Money & Career

Meet one of Canada's few pediatric neurosurgeons

Dr. Jenny Souster is the first woman to graduate from the University of Alberta in neurosurgery. The mother-to-be shares what it's like to operate on babies.
By Vanessa Farquharson
Photo by Brian Bowen Smith Photo by Brian Bowen Smith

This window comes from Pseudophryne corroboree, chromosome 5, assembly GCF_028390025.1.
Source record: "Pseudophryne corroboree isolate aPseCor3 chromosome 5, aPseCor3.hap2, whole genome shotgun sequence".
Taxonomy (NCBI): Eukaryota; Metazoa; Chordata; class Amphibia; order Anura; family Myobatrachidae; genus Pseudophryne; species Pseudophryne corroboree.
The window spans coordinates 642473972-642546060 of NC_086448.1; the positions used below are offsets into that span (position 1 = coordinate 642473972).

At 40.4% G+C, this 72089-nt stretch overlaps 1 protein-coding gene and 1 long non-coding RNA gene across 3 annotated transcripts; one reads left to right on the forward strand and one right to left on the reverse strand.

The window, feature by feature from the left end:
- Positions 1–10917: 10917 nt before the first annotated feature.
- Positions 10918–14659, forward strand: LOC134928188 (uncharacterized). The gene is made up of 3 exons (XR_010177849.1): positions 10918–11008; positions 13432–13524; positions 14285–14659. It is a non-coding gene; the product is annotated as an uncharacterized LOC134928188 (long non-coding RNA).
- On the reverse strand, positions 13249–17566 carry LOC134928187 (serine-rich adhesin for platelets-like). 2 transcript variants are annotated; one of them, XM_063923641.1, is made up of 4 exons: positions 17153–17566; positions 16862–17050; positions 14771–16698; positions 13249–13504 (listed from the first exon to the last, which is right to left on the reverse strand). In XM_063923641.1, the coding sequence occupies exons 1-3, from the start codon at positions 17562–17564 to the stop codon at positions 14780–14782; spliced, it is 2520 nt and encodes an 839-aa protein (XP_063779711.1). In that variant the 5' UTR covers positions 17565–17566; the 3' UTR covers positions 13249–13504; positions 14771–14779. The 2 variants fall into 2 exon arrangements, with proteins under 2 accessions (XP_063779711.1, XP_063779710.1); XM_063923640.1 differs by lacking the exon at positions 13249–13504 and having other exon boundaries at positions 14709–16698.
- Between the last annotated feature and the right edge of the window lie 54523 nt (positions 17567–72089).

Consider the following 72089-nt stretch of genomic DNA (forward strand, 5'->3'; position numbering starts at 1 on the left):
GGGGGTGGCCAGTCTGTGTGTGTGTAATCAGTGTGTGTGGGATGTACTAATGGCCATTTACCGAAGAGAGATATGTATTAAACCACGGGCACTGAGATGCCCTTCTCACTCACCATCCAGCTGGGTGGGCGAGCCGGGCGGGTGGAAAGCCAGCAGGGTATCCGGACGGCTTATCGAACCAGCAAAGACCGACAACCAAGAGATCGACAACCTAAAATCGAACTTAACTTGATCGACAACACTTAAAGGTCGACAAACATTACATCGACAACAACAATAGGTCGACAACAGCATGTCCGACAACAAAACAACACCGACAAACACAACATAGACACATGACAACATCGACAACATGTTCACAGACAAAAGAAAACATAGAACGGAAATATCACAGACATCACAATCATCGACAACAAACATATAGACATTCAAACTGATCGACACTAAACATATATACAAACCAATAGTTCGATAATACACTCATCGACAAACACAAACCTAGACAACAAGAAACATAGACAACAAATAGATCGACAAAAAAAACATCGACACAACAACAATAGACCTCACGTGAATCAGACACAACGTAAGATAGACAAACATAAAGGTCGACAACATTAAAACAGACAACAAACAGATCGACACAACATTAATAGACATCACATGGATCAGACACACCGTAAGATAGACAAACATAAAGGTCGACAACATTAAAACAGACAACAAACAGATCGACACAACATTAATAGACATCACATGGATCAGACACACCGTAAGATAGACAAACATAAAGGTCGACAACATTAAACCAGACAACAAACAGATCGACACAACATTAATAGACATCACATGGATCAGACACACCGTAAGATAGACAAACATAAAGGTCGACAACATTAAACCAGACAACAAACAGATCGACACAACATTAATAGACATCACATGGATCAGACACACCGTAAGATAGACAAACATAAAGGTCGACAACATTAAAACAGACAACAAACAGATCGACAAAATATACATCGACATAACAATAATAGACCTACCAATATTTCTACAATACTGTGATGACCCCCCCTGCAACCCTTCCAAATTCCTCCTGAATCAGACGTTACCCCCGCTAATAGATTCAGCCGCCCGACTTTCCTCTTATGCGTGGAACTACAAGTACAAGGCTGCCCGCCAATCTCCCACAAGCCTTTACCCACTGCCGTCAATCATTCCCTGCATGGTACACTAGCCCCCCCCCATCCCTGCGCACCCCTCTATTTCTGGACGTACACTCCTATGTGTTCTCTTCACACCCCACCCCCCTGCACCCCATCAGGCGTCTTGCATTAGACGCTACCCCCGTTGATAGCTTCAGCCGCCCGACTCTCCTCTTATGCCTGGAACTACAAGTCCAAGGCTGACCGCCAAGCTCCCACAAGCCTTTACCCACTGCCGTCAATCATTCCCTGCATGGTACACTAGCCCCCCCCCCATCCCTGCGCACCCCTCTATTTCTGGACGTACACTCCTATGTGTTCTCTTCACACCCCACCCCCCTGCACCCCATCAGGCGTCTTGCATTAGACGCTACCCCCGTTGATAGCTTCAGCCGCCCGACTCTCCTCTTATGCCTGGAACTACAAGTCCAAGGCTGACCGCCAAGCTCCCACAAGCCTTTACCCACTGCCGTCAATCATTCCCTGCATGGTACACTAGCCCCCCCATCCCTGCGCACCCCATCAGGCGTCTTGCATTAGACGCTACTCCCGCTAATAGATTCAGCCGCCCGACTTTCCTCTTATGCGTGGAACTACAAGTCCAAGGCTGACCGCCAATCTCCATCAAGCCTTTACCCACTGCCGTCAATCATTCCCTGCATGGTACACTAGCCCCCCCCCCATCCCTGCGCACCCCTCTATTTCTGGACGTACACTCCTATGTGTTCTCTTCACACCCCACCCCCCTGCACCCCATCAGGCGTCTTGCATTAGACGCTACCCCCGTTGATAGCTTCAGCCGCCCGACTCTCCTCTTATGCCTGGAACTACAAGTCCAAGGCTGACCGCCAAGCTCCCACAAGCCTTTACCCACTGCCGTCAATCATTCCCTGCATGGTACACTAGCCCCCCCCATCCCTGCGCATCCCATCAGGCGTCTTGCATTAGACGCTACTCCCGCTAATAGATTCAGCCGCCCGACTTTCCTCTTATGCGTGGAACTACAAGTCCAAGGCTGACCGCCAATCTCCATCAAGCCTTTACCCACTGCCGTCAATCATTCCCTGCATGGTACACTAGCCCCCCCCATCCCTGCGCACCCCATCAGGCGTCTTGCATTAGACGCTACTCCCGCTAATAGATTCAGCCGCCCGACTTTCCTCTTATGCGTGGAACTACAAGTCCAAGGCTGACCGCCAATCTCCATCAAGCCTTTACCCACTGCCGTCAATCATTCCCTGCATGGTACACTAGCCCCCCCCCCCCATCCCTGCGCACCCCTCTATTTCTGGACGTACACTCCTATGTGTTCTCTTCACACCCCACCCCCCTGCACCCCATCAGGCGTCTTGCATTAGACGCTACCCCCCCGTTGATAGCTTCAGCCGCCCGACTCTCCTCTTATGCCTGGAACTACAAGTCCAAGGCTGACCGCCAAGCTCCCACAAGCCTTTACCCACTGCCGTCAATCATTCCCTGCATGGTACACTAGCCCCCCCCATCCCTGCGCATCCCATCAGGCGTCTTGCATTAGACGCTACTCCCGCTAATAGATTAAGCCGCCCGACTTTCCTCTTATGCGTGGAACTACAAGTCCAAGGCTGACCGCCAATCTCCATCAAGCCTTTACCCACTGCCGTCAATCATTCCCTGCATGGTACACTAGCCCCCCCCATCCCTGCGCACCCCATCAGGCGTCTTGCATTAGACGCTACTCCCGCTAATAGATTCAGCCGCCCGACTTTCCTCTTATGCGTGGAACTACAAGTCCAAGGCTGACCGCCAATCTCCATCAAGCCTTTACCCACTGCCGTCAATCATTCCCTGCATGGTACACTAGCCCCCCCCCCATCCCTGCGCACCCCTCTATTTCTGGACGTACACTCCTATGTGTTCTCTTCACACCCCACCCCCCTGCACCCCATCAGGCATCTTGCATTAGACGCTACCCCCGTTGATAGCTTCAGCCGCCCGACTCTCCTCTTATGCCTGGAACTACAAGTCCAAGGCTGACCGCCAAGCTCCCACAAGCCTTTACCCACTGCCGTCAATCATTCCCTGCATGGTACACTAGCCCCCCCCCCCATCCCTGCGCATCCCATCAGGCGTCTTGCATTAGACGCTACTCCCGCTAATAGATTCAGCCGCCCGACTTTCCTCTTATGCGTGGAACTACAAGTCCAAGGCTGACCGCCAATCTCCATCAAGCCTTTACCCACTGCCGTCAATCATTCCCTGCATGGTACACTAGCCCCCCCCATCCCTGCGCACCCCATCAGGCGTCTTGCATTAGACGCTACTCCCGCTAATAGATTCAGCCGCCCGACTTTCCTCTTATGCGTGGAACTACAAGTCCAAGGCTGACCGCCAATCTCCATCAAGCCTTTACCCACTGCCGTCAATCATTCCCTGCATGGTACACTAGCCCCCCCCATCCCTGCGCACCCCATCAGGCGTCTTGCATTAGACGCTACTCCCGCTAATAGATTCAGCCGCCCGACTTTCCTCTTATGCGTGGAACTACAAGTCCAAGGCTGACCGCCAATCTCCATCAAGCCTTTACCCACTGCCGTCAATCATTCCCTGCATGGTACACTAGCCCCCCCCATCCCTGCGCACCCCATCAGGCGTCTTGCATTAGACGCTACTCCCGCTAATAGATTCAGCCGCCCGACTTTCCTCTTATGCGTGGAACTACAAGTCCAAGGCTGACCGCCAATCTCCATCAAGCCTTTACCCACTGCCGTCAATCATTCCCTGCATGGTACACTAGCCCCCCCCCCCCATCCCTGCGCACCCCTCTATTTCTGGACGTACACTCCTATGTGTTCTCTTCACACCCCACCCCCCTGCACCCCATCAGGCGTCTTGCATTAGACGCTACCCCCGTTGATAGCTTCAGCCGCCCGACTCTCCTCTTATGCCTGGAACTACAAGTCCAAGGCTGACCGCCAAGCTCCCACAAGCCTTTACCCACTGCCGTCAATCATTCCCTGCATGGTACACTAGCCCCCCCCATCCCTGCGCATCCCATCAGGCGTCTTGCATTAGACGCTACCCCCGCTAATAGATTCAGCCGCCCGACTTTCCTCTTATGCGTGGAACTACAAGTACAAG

Jenny SousterOccupation: Pediatric neurosurgeonAge: 35Hometown: EdmontonTraining: MD, University of Calgary; FRCSC (neurosurgery residency), University of Alberta   Q: What did you want to be when you grew up? A: A vet! But then my mom was diagnosed with breast cancer when I was 15, and it gave me a real drive to go into medicine. I also watched a lot of medical dramas like ER, which made the job seem much more exciting than working with cats. Q: Why did you specialize in pediatrics? A: In med school I loved being hands-on, so surgery was a natural fit. And I’ve always been drawn to the brain — it’s a fascinating organ. Also, children’s brains are still growing and forming connections, which may allow them to relocate functions to other parts of the brain after an injury or surgery. So while there are still some sad outcomes, kids often do really well. Q: Is it difficult to operate on babies? A: Yes, you need delicate and precise technical skills. Most pediatric surgery is microsurgery, so you’re using loupes (glasses with built-in magnifying lenses) all the time. Also, I’m currently eight months pregnant with my first child, so the job is even more emotionally and physically challenging now. But when I’m in the operating room, I have to switch that stuff off and focus on the task at hand. Q: Why are there so few female neurosurgeons? A: The timing is tricky, because male neurosurgeons in their 30s are at the stage when they’re most driven to work, work, work; they want to get as many operations under their belts as possible. But like other demanding careers it’s not naturally conducive to having children. So it’s been a struggle. I’m passionate about my work and my patients, but being a mother is a huge priority too. If more women come into this field there may be a shift in the way we practise that would allow more time for having a family. Q: What’s the best advice you’ve ever been given? A: It was from my mentor and colleague, Dr. Robert Broad. I’d had a complication in one of my surgeries, and it was difficult to deal with. He said, “If you never make a mistake, you’re not learning.” As a surgeon, you never want anything to go wrong, but you only learn by pushing your limits and taking risks. Q: What’s the worst part of your job? A: Breaking bad news. We can’t predict the future; we just know the most likely outcome, which is hard because everyone wants concrete answers. Sugarcoating doesn’t help — I always try to connect with the families and establish trust. I think it’s important to be very honest and answer questions directly. Q: How do you manage the work/life balance? A: It’s important to look after yourself. I took time off in the middle of my residency because I was stressed at work and in my personal life and had to step back. I realized, though, that neurosurgery wasn’t the problem, which is why I went back to it, but only after making adjustments to better balance my career and well-being. Now, knowing my family is always here to support me, it’s easier to cope with the stress.


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